Transcribed by Vladimir Horowitz
John Philip Sousa (1854-1932 ) “The March King”The Stars and Stripes Forever was first presented on a May evening in 1897 at Philadelphia’s Academy of Music. After its performance the audience demanded a second performance, then yet a third! It was reported that only after the third performance was Sousa allowed to leave the stage!
The Baltimore Sun, on May 18, 1897, reported the following: “The fervid reception it met with caused the bearded bandmaster to blush with pardonable pride to the very roots of his rapidly disappearing hair.”
The Washington Post, in a preview article published on May 16, 1897, the day of the concert, wrote that while returning from an extended European tour, Sousa was “Sailing up New York Bay in the clear cold of a November morning, Sousa’s eyes were gladdened by the sight of Old Glory floating serenely over the fortifications at the Narrow… It aroused all the patriotism of the composer’s impressionable nature, and inspired him to write one of the most beautiful melodies he has ever penned.”
In 1880 at the age of 26, Sousa became director of the U.S. Marine Band. In 1892 he formed his own band, and this band gave over 3500 concerts in 400 different cities in its first seven years. Sousa became a mainstay in the catalog of the Victor Talking Machine Company. Sousa gave his last performance in 1932.
Sousa introduced ragtime to Europe on his 1900 tour. It has been said that he influenced such composers as Debussy, Ravel, Stravinsky, Grainger and Milhaud.
The Stars and Stripes has found a secure place in history. On December 11, 1987, President Ronald Reagan signed into law federal bill S. 860 which states the following:
“Be it enacted by the Senate and House of Representatives of the United States of America in Congress assembled, that the composition by John Philip Sousa entitled “The Stars and Stripes Forever” is hereby designated as the national march of the United States of America.”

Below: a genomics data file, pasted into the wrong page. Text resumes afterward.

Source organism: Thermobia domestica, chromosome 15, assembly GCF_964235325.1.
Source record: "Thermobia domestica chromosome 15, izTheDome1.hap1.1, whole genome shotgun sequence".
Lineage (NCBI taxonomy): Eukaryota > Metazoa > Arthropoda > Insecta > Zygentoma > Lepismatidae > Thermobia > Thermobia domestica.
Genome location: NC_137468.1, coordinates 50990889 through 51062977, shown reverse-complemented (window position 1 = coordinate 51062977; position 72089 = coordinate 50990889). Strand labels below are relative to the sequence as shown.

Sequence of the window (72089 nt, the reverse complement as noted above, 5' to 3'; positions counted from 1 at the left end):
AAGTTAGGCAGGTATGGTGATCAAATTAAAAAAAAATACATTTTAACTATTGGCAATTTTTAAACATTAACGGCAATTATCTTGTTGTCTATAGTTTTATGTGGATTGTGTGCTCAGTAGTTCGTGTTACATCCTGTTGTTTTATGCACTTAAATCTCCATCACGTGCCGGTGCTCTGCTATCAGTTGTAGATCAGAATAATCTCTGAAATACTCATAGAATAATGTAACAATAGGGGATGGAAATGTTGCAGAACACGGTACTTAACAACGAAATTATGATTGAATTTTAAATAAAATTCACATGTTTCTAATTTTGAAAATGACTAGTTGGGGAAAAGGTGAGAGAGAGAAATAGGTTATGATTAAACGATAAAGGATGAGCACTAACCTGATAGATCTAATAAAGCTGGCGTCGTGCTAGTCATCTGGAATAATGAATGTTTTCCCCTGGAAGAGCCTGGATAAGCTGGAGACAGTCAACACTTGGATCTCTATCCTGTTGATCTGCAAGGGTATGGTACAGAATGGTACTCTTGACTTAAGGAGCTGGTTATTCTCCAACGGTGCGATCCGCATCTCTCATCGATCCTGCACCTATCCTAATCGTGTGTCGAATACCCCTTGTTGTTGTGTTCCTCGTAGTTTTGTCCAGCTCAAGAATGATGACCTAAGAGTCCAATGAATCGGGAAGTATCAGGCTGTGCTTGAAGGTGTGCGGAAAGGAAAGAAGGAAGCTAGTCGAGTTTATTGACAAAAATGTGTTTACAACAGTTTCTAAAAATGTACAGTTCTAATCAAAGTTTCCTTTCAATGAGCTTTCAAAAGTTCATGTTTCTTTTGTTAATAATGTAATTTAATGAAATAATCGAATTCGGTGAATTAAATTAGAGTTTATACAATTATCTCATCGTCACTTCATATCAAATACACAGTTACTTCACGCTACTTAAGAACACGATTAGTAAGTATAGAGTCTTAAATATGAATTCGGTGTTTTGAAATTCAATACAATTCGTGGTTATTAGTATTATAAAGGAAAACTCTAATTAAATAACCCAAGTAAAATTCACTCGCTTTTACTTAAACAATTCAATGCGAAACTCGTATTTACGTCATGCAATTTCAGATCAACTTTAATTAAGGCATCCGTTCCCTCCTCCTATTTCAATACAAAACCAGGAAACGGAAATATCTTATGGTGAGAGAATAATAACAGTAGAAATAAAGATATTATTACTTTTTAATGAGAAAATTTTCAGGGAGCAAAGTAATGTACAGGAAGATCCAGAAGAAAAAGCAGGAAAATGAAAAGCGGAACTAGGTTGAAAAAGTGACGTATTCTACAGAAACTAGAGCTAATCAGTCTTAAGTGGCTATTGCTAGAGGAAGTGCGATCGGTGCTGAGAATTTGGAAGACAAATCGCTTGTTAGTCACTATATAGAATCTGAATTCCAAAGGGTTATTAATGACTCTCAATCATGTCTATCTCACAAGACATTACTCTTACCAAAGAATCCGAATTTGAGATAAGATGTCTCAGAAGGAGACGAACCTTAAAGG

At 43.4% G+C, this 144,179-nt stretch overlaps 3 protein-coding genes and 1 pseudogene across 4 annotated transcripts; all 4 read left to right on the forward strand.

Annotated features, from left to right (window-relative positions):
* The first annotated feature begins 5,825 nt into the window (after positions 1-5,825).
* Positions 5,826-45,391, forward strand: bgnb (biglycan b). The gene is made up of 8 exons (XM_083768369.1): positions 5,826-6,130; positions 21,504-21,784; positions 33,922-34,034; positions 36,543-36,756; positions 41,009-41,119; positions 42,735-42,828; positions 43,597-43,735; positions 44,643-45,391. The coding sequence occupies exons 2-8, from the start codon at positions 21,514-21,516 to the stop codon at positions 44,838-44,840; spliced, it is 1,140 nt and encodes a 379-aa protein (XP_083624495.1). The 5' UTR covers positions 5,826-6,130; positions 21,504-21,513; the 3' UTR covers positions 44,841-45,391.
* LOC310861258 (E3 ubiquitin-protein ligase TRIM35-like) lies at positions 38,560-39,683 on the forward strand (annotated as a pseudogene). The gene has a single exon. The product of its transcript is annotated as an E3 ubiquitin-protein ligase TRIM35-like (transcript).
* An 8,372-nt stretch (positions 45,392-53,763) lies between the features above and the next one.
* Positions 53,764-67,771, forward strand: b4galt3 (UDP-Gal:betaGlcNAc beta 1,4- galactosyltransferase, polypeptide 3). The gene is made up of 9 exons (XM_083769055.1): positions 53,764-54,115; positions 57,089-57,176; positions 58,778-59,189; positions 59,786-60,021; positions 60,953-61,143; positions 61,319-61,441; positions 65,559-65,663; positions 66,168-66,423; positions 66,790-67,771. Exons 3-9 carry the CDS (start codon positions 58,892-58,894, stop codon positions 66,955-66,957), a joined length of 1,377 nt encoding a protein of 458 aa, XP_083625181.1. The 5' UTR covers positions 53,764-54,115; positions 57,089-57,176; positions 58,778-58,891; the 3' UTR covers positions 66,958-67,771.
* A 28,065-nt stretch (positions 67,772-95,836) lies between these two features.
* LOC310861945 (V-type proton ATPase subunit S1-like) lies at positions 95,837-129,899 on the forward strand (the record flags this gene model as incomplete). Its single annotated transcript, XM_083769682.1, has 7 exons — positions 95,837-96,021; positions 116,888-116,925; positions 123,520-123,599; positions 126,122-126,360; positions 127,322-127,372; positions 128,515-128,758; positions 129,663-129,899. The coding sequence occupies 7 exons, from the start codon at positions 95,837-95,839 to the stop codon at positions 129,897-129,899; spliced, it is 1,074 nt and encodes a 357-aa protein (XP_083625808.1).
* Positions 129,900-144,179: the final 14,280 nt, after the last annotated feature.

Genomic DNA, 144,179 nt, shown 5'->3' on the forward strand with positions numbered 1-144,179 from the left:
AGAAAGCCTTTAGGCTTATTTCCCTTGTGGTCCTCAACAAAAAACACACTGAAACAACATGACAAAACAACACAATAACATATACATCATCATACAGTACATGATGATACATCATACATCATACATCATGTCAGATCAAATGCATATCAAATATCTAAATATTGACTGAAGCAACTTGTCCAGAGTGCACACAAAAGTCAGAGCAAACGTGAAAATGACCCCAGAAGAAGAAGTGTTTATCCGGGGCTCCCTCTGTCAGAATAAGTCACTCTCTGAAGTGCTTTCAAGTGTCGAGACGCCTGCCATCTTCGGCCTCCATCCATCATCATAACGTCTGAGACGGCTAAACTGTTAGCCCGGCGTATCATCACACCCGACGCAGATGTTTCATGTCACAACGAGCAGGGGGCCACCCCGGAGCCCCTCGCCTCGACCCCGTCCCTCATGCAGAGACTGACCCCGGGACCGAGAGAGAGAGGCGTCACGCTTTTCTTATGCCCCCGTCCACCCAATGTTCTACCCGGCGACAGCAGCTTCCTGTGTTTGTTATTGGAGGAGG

Vladimir Horowitz (1903-1989)
Horowitz, like Liszt, was one of the greatest pianists of all times. Some consider him to have been the greatest pianist. The focus of “greatest pianist” here, I believe is on his pianism not his musicianship: Though he was a great musician. His fame, I believe, was based on his unique mastery of the technique required to draw a wide variance of color and sound from the instrument, and for his amazing yet to be duplicated agility, color, sound, and composure at the instrument. Not to mention that he played more concerts than you could shake a stick at! And across the globe to boot!
Horowitz immigrated to the United States and in 1942 became an American citizen. He was a patriot of this great country.
The main technical challenges of this arrangement are strength, agility about the keyboard, finger independence (especially the small fingers of the right hand) fast mental imagining, leaps, huge handfuls of notes, and did I say power! The left hand, while rapidly leaping long distances over the keyboard, must set the fingers in air and grab sounds without hesitation. In many instances the performer is unable to view the many physical motions as they occur at the extreme ends of the keyboard simultaneously. Many times the fingers must simply “do the walking” out of sight, but the walking must be clear in the minds eye. Getting tired is not an option. As a past pedagogue would say, “One must be a trooper!” In this case to march!
This Horowitz arrangement of the “Stars and Stripes” was recorded in 1950 and it was a signature piece and a called upon encore during his very lengthy career.